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HOLLOW AY - & DAVIS,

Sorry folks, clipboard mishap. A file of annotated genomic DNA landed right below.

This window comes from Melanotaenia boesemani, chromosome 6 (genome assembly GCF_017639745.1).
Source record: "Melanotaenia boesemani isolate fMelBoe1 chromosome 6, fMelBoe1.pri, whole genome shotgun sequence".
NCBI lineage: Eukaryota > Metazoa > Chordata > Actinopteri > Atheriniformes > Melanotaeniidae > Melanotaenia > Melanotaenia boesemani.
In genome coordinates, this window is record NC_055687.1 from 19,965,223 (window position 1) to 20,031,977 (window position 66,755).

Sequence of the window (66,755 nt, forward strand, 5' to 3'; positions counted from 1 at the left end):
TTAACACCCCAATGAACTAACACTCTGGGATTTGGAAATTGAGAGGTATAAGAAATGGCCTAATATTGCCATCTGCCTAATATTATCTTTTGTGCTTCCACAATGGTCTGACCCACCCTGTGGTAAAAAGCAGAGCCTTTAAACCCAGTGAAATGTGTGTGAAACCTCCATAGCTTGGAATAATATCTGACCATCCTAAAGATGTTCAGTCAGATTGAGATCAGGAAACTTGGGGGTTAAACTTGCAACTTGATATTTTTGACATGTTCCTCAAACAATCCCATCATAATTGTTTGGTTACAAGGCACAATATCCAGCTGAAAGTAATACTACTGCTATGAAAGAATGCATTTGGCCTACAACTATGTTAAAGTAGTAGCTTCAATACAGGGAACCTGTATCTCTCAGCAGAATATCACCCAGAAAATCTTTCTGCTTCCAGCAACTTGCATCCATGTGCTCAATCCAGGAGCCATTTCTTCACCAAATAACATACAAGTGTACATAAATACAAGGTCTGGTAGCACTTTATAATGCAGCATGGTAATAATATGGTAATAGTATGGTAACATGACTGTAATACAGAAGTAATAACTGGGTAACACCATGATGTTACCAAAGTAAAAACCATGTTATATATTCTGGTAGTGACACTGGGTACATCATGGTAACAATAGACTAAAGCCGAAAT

'., ' .. Proprietors.; -i - ? TERMS (in year, in advance. Three "months " . Sis months.... .... . ............. ...tlM 40 76' Business Oar d s. UGUSTV8 B. VOUH 5 , ' i Attorney arid Notary. iV '-- " "Office oTsr T. K. Young's Orocerh ' ': Store, Kaftt Uaio st., between Fi.tb and Sixty li'i I SoBtUside. i . Kichmend. Ind. -: 44. 1872tf , i ii ' -,, fBlHE unfler- Jl; signed haa 1 ' 1 fust receiredhia ; Sew Winter X i Stylesof -'HATS .fall Vlnil.. which he in- vites the atten- Be in the latest stand ap store 1 e l Im of all who wouU indol aahiona. JEW Call at the -."'I JOHN 8UFFR1NS. '.tliow Riehaaond, liar. 18, 1371. . 1-1? . BOOTS AND SHOES? tl Afl ; Tfi"T eW " 1LC? JL IfjaltlN C9TBEET, 1 - ; "If U8T RECEIVED,' direct frew tha man ntaetarers, a lorgre lot of Boots k Shoes. ' or Oeats, Ladies, Misses, and Children' star, which will be sola at prices that will r.'y the purchaser. i-..?? ,V. .for styles, finish and material, the Stock ;?)".; 18leaeeot be eicelled in our city, and we j pkoar fetlow.citiseusof RiebsooM and ri , '.Salty to aalt and examine ear Steak before I orebsain elsewhere. Irw.tf .... ....... C.ESTELL ft SONS. : III ZKicamnm. July ft 1871. i 21tf t.r : 1 . nniLi -i? RIC HIOID BE JUST AND FEAR NOTi LET ALL THE ENDS THOU AIM'ST AT, BE THY GOD'S THY COUNTRY'S AND TRUTH'S!" VOjL. xm.i RICHMOND WAYNE COUNTY, IND. FEB 0, WketelTm saber, tits. IN Chicago f mfe A Universal Newspa- per." .;-.;";: AOL HIOHOLON l CO., BOOK BINDERY ricumo.no, i.nD. . 4 A. - e. ' -. a.T JSare prepared to execute Bllf DIN( . . . W BLANK BOOK WORK, in II its branches, aad the boat style. - Alter Bay Pattern, Done to Order M " sa-Brini voar MUSIC eud hare it t-s' i iVJfed.Hoondand Indexed.' fc .--:T - t MISSING Noi. of Magasiaca Sap. ?i ,He4. ,-- , tf READ THE FOLLOWING A Boanlar weeklr Baser Tot the times, en hraeniar the Uadioc featnrea of those journals I destroyed by the torriblo conflaratioB.aBd eoaaDiniar ina aaca a corps oi wrivore ma will glT the pnoiio an tne news oi ids weea, I in a eondeosea compuatioa oi ine teaaing joarnala ef the aauoa, and tne world. , WASSO N. ? J. M. Real? EstateifAgeBt Eonses, Lota, Lands and' other Property. . POK SALE Oil TRADE. . SOWS m KCO HBIT.T. OIHce ovsr the Post-oflliee, ) .Residence, 120 North , Richmond, Ikd. . v .Sixth Street. , . 1 , r- . - ' . . a i i -ii . -- i ii i 't-A J.lSlioHj.l - - 4 TBUTITPVL BK00BD. ' . The Pbcnix will be the most tru thiol and ... . . r a n bw rtconwr oi lociaen na men wn . a cet eg tne great re, ever paoitaoeo. AOOOUMTS Or tHB FIBK. It will contain only sneh accounts as are mimM for br reliabl witnesses, snd will eor.-ect the erroneous and fabricated state ments of sensational writers. Boot At Shoe MANUFACTURERS. The Best French Calf and Km Boots-neatly made. la the latest style on abort notice, and at reasonable figures. Kme bat . the bestaia tetlal ased. Ho 839 Maid street, near Sixth, feietaetIa4., S - ' 30lr , , ' , waja--wwia,aii Haw ' NICHOLSON k BRO .Booksellers and Stationers, . (SEW STAND) ta aad Main, Odd Fellows Buildiag ;-- RICHMOND, MIDI AM A. e i j o H N H . P O P P, - ' v A TTORNEY AT LAW and NO i.TAHt Office No. 33, Main-street T . R fasaoad, Indj attends to theeollee '-,.: lien ot allclaiaia in any Sute the Union . . . Will practice in any ot the Courts of Indian .-"i-." '' , aad Ohio. Execute Deeds, Mortgages, and . Powers of . Attorney , either inland or for ti'eign. Or special arraoftement with C. P. L . A8, in Cincinnati, (German Consul) and . . Untax a Co., of New York, I am enabled to Mther valuables, as well as to attend to the transit of persons from any part o( Europe r fromthiseountry. ' All business strictly confidential and ooioptly attended to. ' J. H. P. JwlTTth I860' . . ief CBICAOO 1MD TBB BEYS. it in tar m. time, be derotel especially to Ihe past, present ana miure oi vuicsk, idM beina- the most compete weekly news paper ia the world. Our next Congresional Candidate Editor Palladium: . X,' the amateur qaill drtrer of ho Independent, ia assured that Y' ia on no extensive rampage. has not bis equanimity, disturbed, and that be has not yet to learn re crimination objurgation not to be refutation. This latter piece of information was fully comprehended by him, when 'X' was nestling in his small clothes. Y is unwilling that this peace.- ful community shall have its quiet disturbed, by a set of colicky pat riots, and made to believe that the earth is tnoviug, becouse a couple of wounded fledglings failed of, having their political ; aspirations: gratified. If the public must ha subjected to tue necessity of listening to a free UowL, they should know the probable origin of the discordant music. Y ' will endeavor to come down to work, and meet the insinuations of 'X,' for no proof has been at tempted even to substantiate the implied charges. It should be particularly noted that among all civilized people, the accused is most certainly entitled to have evidence submitted ta sup. port of the charges on which he is arraigned, before judgment is ren dered against him . Is this not plainly the correct method of precedure, Mr. 4X' and Mr. Sigma? And when 'Y characterises, in terms loss harsh tban would be justified by the provocation, such unmanly attacks on Jude Wilson attacks and charges, without any word of proof to support them and made in an anonymous aad a very' weak and thin whangdoodle, Sig. ma volunteers to give Y' advice, as to how tbe latter should conduct the discussion! Y simply rejoins that the cold weather of the latter part of Janu ary, was suffocating tropical sum mer, compared with the coolness of Sigma' a impudence, and further ants for the Postofflce requested ' and urged the displacement of Mr. Isca Julian. Secondly, It is as serted to the Judge's prejudice thathega7e assurances to a 'per sonal friend' of his, and a particu larly intimate and sympathising friend of X' that he, the aforesaid 'personal' should draw tbe prize. How far such assurances were giv en is unknown to the writer, but some other matters are not hidden from 'Y.' namely, that when such encouragement was given, friends of Judge Wilson who claim -to know, assert, that he was indueed to look favorably on the 'person al's' pretentions, by a misrepresen tation of facts a false coloring of disputed points, and by a mistate lient of popular sentiment, ' 'To what extent the 'personal' friend' was responsible far sncn misrep resentations, is left for himself to decide. When that 'personal friend was asked why he did not get np pe titions and letters from some lead point of view, to make any change is quite another matter, and pre sents an opening for discussion. Neither tbo Judge, nor Davis had anything whatever to do with the removal of the Postofflce, and whether any change in the P. M. had been made or not, the Pobtofs Gee would have been removed . Tbe representative of the Gen . Postofflce, Mr. Binghnrst is author ity for this statement. . ' Next in order for consideration, comes the lame duck and wounded invalid 'X.' ; Had Judge Wilson seen proper to re-instate him in bis former of ficial position, the strong probabili ty .is, that this 'mixed up patriot' would have been able to see ability and great fitness in the Judge's re election. And ' just here the very natural question arises, when did. our M. Cs. inability to cope witli that bawling ass, Gooding, become apparent. 4Y" meekly ventures the guess that if our "personal friend" had on his behalf, his ro- succeeded in his P. O aspirations ing citizens ply was such is the evideBeo of a responsible gentlemen doing bu siness opposite tbe old state 11a nk 1 !l J! . 1 . i -a. uuuuing iuai ne ncerteu no en dorsement by the people that his prospects were bright and assuring, and that it was all right generally. This 'personal friend' also claim ed to have high official friends at court in the persons, of Senator Morton and Gov. Burbank, 'w ho to YV positive knowledge were vol untarily almost pledged to second Davis suit. And when the 'person al friend' feund there was a hitch and that probably the voice of the people would be allowed1 to have buy r names eearaBion abb wraBsraBB it. column are devoted to Kewa, Com- sDerce, Science. Literature, Art. Drama, Hu- ate, Humor, resume, roeiry, r -ety news, and enough ol Romance to make it i a most desirable fireside companion, as well as the most reliable ano con.pieie newipBr for the business man in we counung-rw. BEAUTIFUL 114.USTBATI0S. it. :n k iiihatntud with enrrarines ta ken from Photographs of the Chicago Ruins, instead of eketehee "By Our Special Artist" - a . ue liM (ha snfff !" UQ IBUB View ea series of raarxoT vws, not obtainable else- ! that Sigma's 'Relative article in the last issue of the Independent contains too much loo30 brains badly dressed up, to merit more than a passing notice. If this sort of talk does not suit the ten der sensibilities of X' and Siaia, its none of 'YV fault. Y' being being of adult age, and supposed to be of sane mind, whe i needing information as to his duty mher. and the first nnmber wjil contain the j an(j &e manner of nerforznin-r it. . ' . - 1 jaatar 1 " only correct mapoi vm im...j- Jehiel Railsback, Attorney at Law "' Richmond, IncL Entrance one door Eaat ef PetaheU'a Stoi adrer Hudson's Draa;store, Main-st: ; . BiehaioBd, Aug. 10,1370. . : ; f.lARY F. Thomas, m.d Practicing Physician, r OrriCB KoBtB-BAsr Coa, Main a Si xth, Jt"Specittl Atteo : tion to Obstetrics aad Diseases of Women and Children. ; ' Oct. 21, 1871. ornoa hoc as t 7 to 8 a. m.. 12 to 2 p. m., and 7 to 9 p. m X f 4 3l2f ' BART HOCBS. ti.. iMMiiful literarr tournal. "HarrT i noUBa," whoee publisher was the first o is- i aaea paper to meet we puono aemaou, iw the awful fire, baa been merged into m erary department of the Pbbhix, which will embrace tbe eontribulions of more than iixty of the most popular writers oi wo uj- a sraeiAi. fbatcbf. The Pbbxix will contain, as an up! tmtnrm mnm iamnle record of incidents snt results ot ilie late terrible file, than can be rnnaii it mi honk. naper or other publication in tbe country, oo numeroua anu iuvc i. hn "tha iM-ocnts sent forth that i something reliable and readable is gr'' nnriit at tbia time, ana tno rswu win . the bill- A fATlB FOB THB PBOPLB. " Tub Phukix i the chesoest paper in Amer hcimr . aifflit Dam. fortv column" weekly, at onlr two dollars a rear : in fact it a be tbe paper for the people and the times. Tit, E. HILLIS. X3 1XT.T I ST, (Successor to T. Rose,) Korth-west Corner Main and Pearl Streets. . nltf Ilichnaond, Indiaan, DR. J. HO WELLS, JETo moB op athisl. Of I ICE East Broadway. (Dr. Jones's old stand,) first house Weit of Urace M. K. Church, RICHMOND, INDIANA. Orri3B IIouks From 10 to 12 a. m., an rooi 2 to 4, and 7 to 8 w. u. 14-1 ; J. fl. McINTYBE, M. D., Office opposite Ituatiagtou Hons : BICHMOXD, INDIANA. Special Attention Given to Surgery Bostdence No. 17 South Franklin Street. -i. jdr: s. b. harriman No. 16 North Pearl Street, (Opposite the Warner Fluildiag,) RICUnOND, 1ND. Oolee Hoarat From 1 to 2, and from to 7 P. M.anJ et'all other times when aot professionally engaged. RlOBMOND. Hot. 9. 1889. . ; Attention Given to Surgery: n . e . nAuanTOiT, u. d; - Surgeon,y SURGICAE' OFFICE, Jfo. te, South Franklin-st., RIC II .VON Df IICD. Office hours from to 8 a ot) 12 to and 6 to 9 r- r, . . Kept 24, 'TO. IS TBI PIBST KUMBtB. Tha flrat number will be issued oa Satur dr Kor.llth. and will be tbe paper wanted by everybody, aa a record worth preeerr in or to send away, ana lor us kowto niu trations. ITS BASIS. It ia a consolidation of other journals, and therefore oa a solid foundation, continuing tbeir former circulation. kbw srnscaiBEBs. To any person who gets us three new sub scribers, we will send The Pbenix for one year free, or one of our beautiful prise, steel plate engrannga wrrin ez.su. TBBMIUMS For the purpose of rapidly increasing our subscription list before the close of the pres ent year, we will give to everr person who subscribes for the Pbenix during the month of Morember, a besutilul steel plate engrav ing, worth 2M, ball a dollar more tban tbe price of subscription. Ho such opportunity urea ever nerore iiren, ina pruoaoij never I will be aeain. Avail yourself of it, Ena-rav mas will be promptly and safely sent by mail or delivered at ttua office, as subscribers may wiaa. SUBSCBIBB MOW. Bend la your names and anbeeriptioaa at oaee.aad austain tbia great, newspaper en terpiaa. Pries ot aubsciiption only iB.00per year. Single copies 0 cents . Ageou wanico everywhere. Pbbbix Publishiko Co., 2 West lisdison St., , ' Sly CbieagoJU.' will f elect his own advisers. - In the first place Judge Wi!sou might plead not guilty; to the uns proved insinuations of 'X' and ask for an intelligent jury to try his case, but so far as the Judee is represented by 'Y' he waves all technicalities, and is willing to go to trial before the public on the general merits of hia cause. Y has not the charges of X before him, but he lias a sufti rient- ly correct impression of them to warrant an intelligible reply. It is but proper to premise that thft writer has had no communica tion with tbe Judge, either orator written, since the meeting of Con gress, and that he docs not volun teer a defense of our M C at his instance or even with hi know ledge, and that the v fact stated are as much in the interest of jus tice, truth, and fair play, as for the benefit ol any one personally. First, our M. C. denies most emphatically, ever having said or promised any one, that he would not use his influence to have th? late Postmaster removed. When spoken to on the subject by Mr. Geo. W. Julian, Judge Wilson simply remarked that he had not made any efforts in that direction. that he had not seen the President on tne subject, and that he had not made up his mind on the re moval or that at least, as it was a local matter, he would leavo the decission of the question mainly with the people directly interested. Is it not possible that Mr. Julian, if he starts diffcreutlr from the foregoing, is simply mistaken. At any rate Judge Wilson is en -titled to tbe full benefit of bis dis claimer, and the presumption is strongly in favor of the truthful ness of the Judge's ctatement. He avers that when approached in re lation to the removal, what Is giv en above as his reply, is strictly true, at the time referred to, Subsequent to Mr. Julian's leav. ing Washington, it is not unknown to most oltizens of Richmond, that the friends of all the four aspir some influence, he offered to Davis' chances . Now it is submitted to a candid public to delirratne how far the Judge was bound in honor or aay other way, to have the 'personal frieud' nominstcd to the Senate, after becoming satisfied that he had been made the victim of mis placed confidence. . Still further, the writer knows that Judge Wilson was given very impressive written notice, that if he should have : his 'personal friend' nominated to the Senate, sueu would be the outraged feel ings of the people who had not a3ked the appointment, Indiana's senators wouM lie telegraphed to- not to confirm the nomination, till a cood bealthv Dctition oa-sisst the confirmation, would - be ! promptly sent in, signed ;by the friends of Davis snd Strsttan, It thus appears, that however much Judge Wilson may have de sired his 'personal friend' appoint ed, it was not in his power to have the thing consummated.; - Why blame the Judge for not doing what the people did not want donej and further, what it was completely beyond his control to "have accomplished? Thirdly, it is claimed that the Judge hooted at the notion oi having Davis appointed. For the sake of argument, admit that he at first considered such appointment out cf the question, does it iujuri ously reflect on either his honor, integrity or wisdom, if after ascer taining, subsequent!', that he had been wrongly impressed regarding the wishes of the public, he recon sidered his determination formed on insufficient evidence? B. Strattan's friends almost to a man preferred Mr. Davis' appoint ment to that of any of the other claimaints and the Judge was so advised What reasonable, sensible per son can blame Ihe Judge for be ing governed by the plainly ex pressed preference, of an admitted y large majority of those who took any part in tbe eanvass ? Whatever difference of opinion therefore, there may honestly be, as to the proper person for the po 6ition, it would seem , tolerably clear, that there was great unanim ity of sentiment as to who should not have tbe appointment namely he 'personal friend.' It is known to Y and others, that tbe Judge, when ready to make a change, felt constrained, to make the choice he did, unless popular sentiment was to be entirely ig nored. Wherein, then, consists the Judge's offence? His mistake was not in not appointing the 'personal friend,' but forming his conclusion on lnsumcient testimony, ana as some of his friends claim, on falsi fled evidence, and wrong informa tion. - Whether It was wiscin a political and Mr. X" bad secured his for mer assesorship this tfflcted com munity would have been spared the tribulation of listening to the music of "X" and "Sigma." Tbe people cannot be expected to run wild over the sufferiags, ot two or three crippled soldiers? who served in the home guardl Exactly in what tender place the Telegram is hnrt, "Y" has no means of knowing. Can it bo pos sible that its Editor is miffed at a brother editor's having drawn a well meiited and long deferred prize! It f to be hoped that he ia not so wanting in generous mag nanimity. It docs not appear, however,that the wounded, tribulatcd and otherwise annoyed patriots, are as numerous, as the noise they make, would seem to indicate. Let the people have ail the facts Post Office Laws " Sheet music, when prepared with . pen, is subject to letter postage. 1 'noted music can be sent at the tie of two cents for each four . unces or fraction thereof. . Wheat, when sent as a sample of ; 'crchondise. is subject to letter I ites of postage; - when sent for i gricultural purposes, in packages ot exceeding 32 ounces, it passes . t miscellaneous rates, - . ( . The sending of : newspapers i trough the mails to other than i 'gular subscribers, without pre- ayment of postage, subjects the tfender to a fine of 850 for each ffense. . . r : , The law authorizing the trans it dssion by mail of book 4nanu- ?ript,at the rate of printed 4 mat i if, cannot be construed to apply i t manuscript intended for publi nation in newspapers :f- . ManuscriDt for Dublicalion in a ., j, a) Magazine, periodical, or newspa e-, must be prepaid at letter .tea of postage, if sent through e mails. : Hook manuscript snd corrected riof. nassins between author and . tbliaher, can pass at the a rate o i to rents for each four ounces or , action thereof. New? papers intended for gratul us circulation and depending on leir -advertisements for support t annot bo cent through the mails ii the footing as newspapers 'sent il i'om the office of publication to ictual subscribers,', but must be orep&id by stamps at tbe mailicg ffice at the rite of two cents for oach four ounces or fraction there -of. Any word or communication, whether bv printing, wriiing.marks or signs, upon the cover or wrap per of a newspaper, pamphlet, or other printed, matter, other than the name and address of the per son to whom it was sent,' and the date when the subscription expires, subject? the package to letter postage. A Washington dispatch says that Postmaster General Urewell has directed the new regulations on newspapers sent by mail to be strictly enforced No name or memorandum can be made on a newspaper inside of the wrapper on which the address is written. It is barelv permissablo to mark A Remarkable Sermon. ' BI A UKIT ARIAS PSBACHKK. accessible to editors and other- a"lc.le w!t.h Pear P""5"; ""e wis-.. And finally our dilapidated friend :S;gma," so far indulges in'maJig- nant personality" as to give tbo name? of three worthy gentlemen, from which to make a choice, for successor to Judge Wilson. . That's kind and considerate. The Telegram by authority, tells us that Mr. Siddall will not bo a candidate, and as between the 4vt 1 1 ab) r ear f attl Tit-trrA WtlaAn ea i fit a V VIA & ft) TV V aUU VUVIgifc V I 1I9VU aviti-g bar on tbe bench on the slump or off of it an appeal may safely be taken to any well informed per son acquainted with all the gen tlemen, whether the Juuge is not at least the peer of either Mr. Clay, pool or Judge Kibby. In the opin ion of some few he is the superior 'n ability, and in general intelli gence to either o f them Would it be presuming too much en tile magnanimty of tbe Telegram and Independent to acknowledge that an attempt had been made to mcct"X"s blind scattering arra;gn- ment of Judge Wilson and if what Y" has offered is not satisfactory, and he shall be so advised, he will try it again and maybe next time, somo more interesting develop ments may bo spread before the public, to the end that they may be enlightened as to the moving cause ot tue disquietude, or pat riots, frequenting these parts. Y. :er postage, and the violator of tbe law to a fine. No printed card, handbill or advertiseisent, no writ ten not'ce,letter or slip of any kind whatsoever must be folded in the paper. To do any of these things is to violate the law. Printed slips pasted on the outsideor folded in papers or periodicals, solicting no tices.are also violations of the law. Senders of transient papers can send bundles of printed matter by weight for transient postage char ges, out must not sena any written matter in such bundles. A Daring Aeronaut, Young Donaldson, who made a balloon ascension at Reading,Pa., on the 30th of August' last, and performed a series of trapeze feats when a mile or more . from the earth, repeated his thrilling per formance in Norfolk, Va., on Mon-. day last. There was no basket to the balloon, but its place was sup plied by a trapeze similar to those used by circus performers, and' above the trapeze was placed a hoop, secured to which was a heat 3 suit of clolhing to be used by tha aerial voyager when he en- : countered tbe cold cur rent. The Norfolk Journal, jn describ- ing the ascension, says thatJ when ! the balloon was released from its f -Doorings and reached a great al f itr.de, Donaldson suddenly, and apparently with tittle effor', 'hrew himself into a sitting pos i line on tha bar, kissing his baud ' to the crowd below. . Suddenly. pretending to lose his ballance, be ', fell backwards, sliding headdown ; wards until he caught by his toes on tho side-ropes that suspended the trapeze bar. In this perilous The following discourse, deliv ered in the Church of the Messiah, in New York on Christmas day, by Rev, Geo. II. nepworth, D. Un prepared the puplic mind for what has since happrned. Uu sunaay the 7th inst., he announced to his congregation his renunciation of Unitarian and adoption of ortho dox doctrines. The text which was made tbe foundation for his Christmas sermon, was taken from Jhon I. 18The only .begotten Son, which is in the bosom of the Father. He said: r s r v 'Dear friends, I want to , talk to you very plainly and very frankly this morning and upon a subject of the greatest importance. I do not eare at this time, interesting and instructive as it might, be,' to ... : . .' ha. . talk ot tue evidences ot i-urismnt ty. I take l for granted that a l admit what the so-called evidences assert namely, that the Scriptures are an inspired revelation , from God. Neither do 1 care to go into the question of the various real- -iugs, sgreeableas that will be on another occasion; but I shall pre sume on y0ur acceptance of tbe general text of the New Testament as it sttnds, only promising that the word3 I shall quote are re garded by the scholars as valid parts of tho Scriptures. - ! 'One cannot read tho account of the ' Evangelists wilhout being struck with t&o Constant use by Christ, of the pronouns I and Me. If any one else should use them so Irequcnlly we should call it ar rogance or conceit; but in Him wo think it a natural result of true loyalty. We should not tolerate it ,f or aa instant in Luther of Cal vin, not even in Moses or Paul, but it is as becoming to Christ as a crown U to a king. 'First I want to speak of Christ as a theological dogma. I know very Httle about the. science of theology, and care less for it. It was always a very dry 6tudy to rs-e, but this dogma is the bisis el ement of my 1 system, and .there-, fore I speak of it. I cannot resist the 1 eel ing; it has - grown partly out of .he way in which ! I read the Bible, and partly out or my own religious consciousness, that Christ's life and God's life are in extricably interwoven and inter laced. I am bound to bdieve in Christ's .divinity,' or else tear certain texts up by the-roots, which I am wholly unwilling to do When Jesus, in a prayer, 6 ays: 'Oh F.t - ther! glorify me with thin 3 own self, with the glory I had with thee 11 come lastly spwaSt oftha iatalfeiiional valne of tbo dogma Is Is the only possible basis of or ganization. It gives us two works to aocomplisb--to save ourselves and thon to save tho rest of the world. Atheism can't organize. It never has dono so; it never will. Radicalism can't orcsnizer&ad- icalisra is cold; it always items tor me like a hen brooding on stone eggs. -It may warm tbera with the beat or its body, but arter all tne eggs are stone, and can never bring s rnvlh hfa W hit miiT nut thiiflnamtV be to you? If you are , weak and I who is not yon can go to Christ and get strong; if yon are sinful and who is not you can go to Christ and be forgiven. I implicit ly believe air this;: end on it I would found, this Church. I heart u ly believe it, and by means of it I would save my owa soul and yours.Tr Lrvj ..U x t before the world was!' " I cannot Arrangements have about been completed for the establishment of a National Bank at Charlcstown position he swung to and fro sev- with a capital of 8100,000, with M. B. Cole, President, and Dr. Campbell Hay, Cashier. Stephen Morgan, a young Bap tist minister, who has been about five months preaching to a con gregation in Cheviot, a suberb of Cincinnati, was arrested Friday far stealing theological bcoks from the Cincinnati Public Library. He confesses the crime. eral seconds a time which seemed in age to the awe-stricken crowd below. Thaowing himself bsck in his seat, on the bar, the aeronaut at astiidethe same. Then began i seiies of gynnastic evolutions balanwg liimself on bis back and skining the cat,' b' the sideropes, etc. Upward grandly and steadi ly rose the balloon, cleaving the air like a mighty bird . When the 'lalloon was a mere speck in the distance, invisible to the naked eye, and almost through powerful telescopes, the man with nerves of The Hon. Gkokob W. Julian Hs lookirg earnestly to the organ- i .: r - 1.:-,1 ... such a basis as to bring into it the 1 , T . t . ik , . v , w i ed bis daring trapeze feat of hang- uuuueb uu true uicu ui uutu par ' s u jj j , , . ties.' It is not altogether im - r n? .head suspended by probable that Mr. Julian may find tbe object of bis search at tbe coming Labor Reform Convention, where it is announced be will have the first choice for President State Sentinel. A Youno Positivist. Parson What is a merlcal?' Boy Dun no.' : Parson 'Well, if the sun were to shine in the middle of the night what should you say it was?' Boy 'The moon.' Parson 'But if yon were told it was the sun, what should yon say it was? Boy 'A lie.' Parson 'I don't tell lies. Sups pose I told you it was the sun.what would yon say then?' . v. Boy T'hat yer wasn't sober. this toes, aucu a scene was never i before witnessed in Norfolk, and ! seldom anywhere in the world . I - The diacription of such a scene reans UKe a romance, but the re ality far mirpasses tbe most vivid powers of 'word painting, and we desist from the vain effort to de pict it. When the aerial ship had reached an altitude of about half a milo and struck the cooler current of air, the aeronaut was observed to climb up to the hoop and get his . suit of thick clothes. De scending to the bar he dressed himself, snd then resumed the gymnastic display- exercising him self tc keep warm Hrvopi off-cough at Williimsborff and vicin ity, this winter, is pre vailing among the old IOIBB, ' ' -' evade he conviction hat the words plainly as any words can, are in tended 'o assert a pic exts'enee If they do not distinctly any that Christ is co eval with God, theu I fail to comprehend the - meanicg of the passage. Now you may honestly deny the fact by j penly doubling the correctness of . the text. But tdciiting the text, the deduction is pi am Again, when he says: 'If a man loves Me, my Father will love him, and we wilt come .unto him, and make out abode with him,' I think he clearly intimates a power co-ordinate with that of Godr 1 don't see how the conclusion can be avoided, pro vided you admit the correctness of the text.' - I do believe this. Yen ask me. Did the Jews have any hint of this? I think they did. Chi one occasion Ibey took up stones t stone hi s on the charge of blasphemy, saying that he made himself equal with God. Second having placed myself right on the dogmi, I come to speak of it histoiic tl vnluo I believe tht the digrna, as I have staled itr has saved the world and dono more than anything else to mould modren society. If Christ as been a mere man, a great re former, the changes he introduc ed would have died out, and his voice, though it spoke in clarion tones, yrould have died into a very dim and distinct echo long before this. The Chuch was built on tbe divinity of Christ; it would not have snrvived if it bad not been. and the Church saved the seeds of the new civilization from among the ruins of the world. Luther nd Calvin, tbe martyrs, and all tbe giants of those early times were but the henchmen of Christ. They were His servants, and He made them, and in His promise to be with them, and in full power of God to help, they were born into heroes and martyrs. Ia the third place, I want to speak of the value of this dogma in personal religion. Dear friends, . to whom are we invited to go for help in our troubles? To whom do wc naturally go for consolation? God is very vague; we have, we can have no distinct conception of Him. But Jesus that is, that manifestation of God which eame upon the earth and went through the whole gamut of our troubles- He is our friend, and He tells us to come to Him. Shall we do it? He says he is tho Shepherd. Can you get beyond the Shepherd, or do you want to? He says He is the Door. You tell me yes; but the Door is not the Temple. True; but is it not a part of the Temple and so important a part of the Temple that without the Door the Temple itself is worth nothing. He says.-Come unto me, Ac Again. If ye will ask anything in my name I will do it.' I might quote in definitely, bnt that is enough. FOR CONGRESS. ' f 4th Congressional District . Hon. Jeremiah M... Wilson. From tbe Brookrille American Feb. 2ni. ' After , a careful survey ; of the whole field embracing the conflict ing opinions of interested and dis interested! persons and parties, we place at the head of Our paper this week tbe name of Hon!" J. M, Wilson, for Congress from 'the 4th Congressional district. , We will tell you, In a few words, why we have thus decided. . : It is not because we fail to ap preciate tho many ' virtues and abilities of any of tbe parties whose names have been directly or indi rectly mentioned for the po3ltioa, but, because, , .; . -.. . f: 1. According to the usages cf all parties, where a aietnber has served bis first term, and desires1 to submit to tho peopie the appro val or disapproval of his ofllkl acts, and his friends present kit name, he is of right entitled to fca j nomination if uo controvertible evidence exists ' of a ' violation ci bis trust and position; r: r 2 " We nresent his' name, be cause in 'the position to which yourf suflerages assigned hinf, bo basis been faithful to the trusts anA Obligations imposed upon him, andf has so represented his district, thatf IIO CtlUiU PUBll MtUStl IUI un " 'a but on the contrary, proudly csJ serts his steadfastness, to the prm-t ciples of the Republican party, the welfare of the nation j and . the in-1 terests of his constituents. Decause he could not; bey the dictates of stngl individuals norf secure to each applicant an official positiorr, he has gained some lew.? pnemtes whose raiuios.ity and per souslepleen is too apparent in thel words they utter. - 3. We shall support his t'13V claim tj a re-election, beeause hia' ability and integrity make him the i most formidable opponent to thd j Candidate of the Democratic party! j and of all others. He alone, they I seek to drive from the track by i republication of tho slanders an; abuse of his personal enemies. , Friends, let uv look at this maMl tcr dispassionately, and not I governed by selfish nor person! preference"! We' have a 5 confJie to wage during this campaign, ii which our enemy will seek by everyj means of strategy and duplicity tc distract and divide us ' Division; di jorrH m1 - liilrpwarmnoaa insli lose us all the glory,- honor wtiM advantages of past victories, an4 send us as a nation in a backwa whirl to wreck and ruin. ; "Th price of Liiierly is eternal, vigil ance." ihintt tuen. and, let u control our personal feelings nc make ths fight one of principle- ihe perpetuity of national prosper" tne m-f he was . j . . . j periorraaia u H Col. W. R Hollo wat. It al ways is a source of gratification us to read well -earned and deser ed ptaisc like the following, whi we clip from the "Northern Inq aninn." ... ,The gas in ti e Governor's o(2 during those trying days, was ucvj er "shut off ' and visit tlifi oflV'P at whatever hour of the night, yolj chose, 1BiH". Hollo way was theioij It seemed to us that he never in: dulged in sleep at all, and that a uu biwe, notwuuaiauuing credible amount of labor called npon to lose that natural politeness or th urbanity with which he treated all with whom he came in contact,aad which so much endeared him to the officers of the Indiana Regiments No man in the State has more, per; sonal acquaintances than he, aad there are none who hold him in higher esteem than those we have mentioned. We learn that asj "night editor" of the Journal, he is still the same faithful, efficient and energetic man that he was whilj a 1 mere, youth, the Governor's pri- yae.secretary. imiioway is not a candidate for office is seeking nothing at tbe hands of the people! and hence the reader:, will UDdtr- stand that we havo written this only because meeting him the othei day recalled memories of the dark days' through which our country has lately passed, and in which he done his part for the right. "May ha livo lon? and nrosner. I j-, . . 7 State, County and Railroad tax-- eo, for 1871, can be paid, as herev tofore, at the Citizens' Bank Richmond. Leave your names a few days before you wish to pay and the receipts, will be read when called - for. Application should be made early to ayoid Wxi tho crowd and delay later in the reason.- . . -- V. ' ? . - . Jobw Six, Treas- Ricbmond, Jaw., 1872.